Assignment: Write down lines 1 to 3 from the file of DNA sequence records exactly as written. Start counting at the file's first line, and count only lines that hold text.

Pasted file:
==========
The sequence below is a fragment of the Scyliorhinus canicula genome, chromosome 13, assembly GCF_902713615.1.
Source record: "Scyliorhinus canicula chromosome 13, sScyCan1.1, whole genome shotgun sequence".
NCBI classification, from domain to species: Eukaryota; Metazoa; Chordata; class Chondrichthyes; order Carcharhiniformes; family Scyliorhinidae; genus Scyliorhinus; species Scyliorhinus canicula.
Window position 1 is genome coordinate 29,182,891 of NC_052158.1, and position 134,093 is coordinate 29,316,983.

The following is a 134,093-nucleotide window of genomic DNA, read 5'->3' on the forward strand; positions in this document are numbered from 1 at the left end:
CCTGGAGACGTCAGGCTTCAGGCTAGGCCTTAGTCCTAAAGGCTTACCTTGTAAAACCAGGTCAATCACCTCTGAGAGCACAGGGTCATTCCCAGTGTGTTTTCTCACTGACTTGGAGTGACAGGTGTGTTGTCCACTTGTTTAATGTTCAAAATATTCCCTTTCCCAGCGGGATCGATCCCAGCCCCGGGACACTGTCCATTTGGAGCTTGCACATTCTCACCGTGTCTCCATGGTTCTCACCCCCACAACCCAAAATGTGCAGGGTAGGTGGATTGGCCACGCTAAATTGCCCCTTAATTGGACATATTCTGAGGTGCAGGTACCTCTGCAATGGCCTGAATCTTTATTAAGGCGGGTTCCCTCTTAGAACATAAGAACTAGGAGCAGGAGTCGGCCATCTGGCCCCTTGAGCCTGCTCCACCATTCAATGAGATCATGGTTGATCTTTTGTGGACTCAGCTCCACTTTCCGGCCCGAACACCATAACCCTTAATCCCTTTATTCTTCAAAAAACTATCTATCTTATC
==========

The sequence below is a fragment of the Scyliorhinus canicula genome, chromosome 13, assembly GCF_902713615.1.
Source record: "Scyliorhinus canicula chromosome 13, sScyCan1.1, whole genome shotgun sequence".
NCBI classification, from domain to species: Eukaryota; Metazoa; Chordata; class Chondrichthyes; order Carcharhiniformes; family Scyliorhinidae; genus Scyliorhinus; species Scyliorhinus canicula.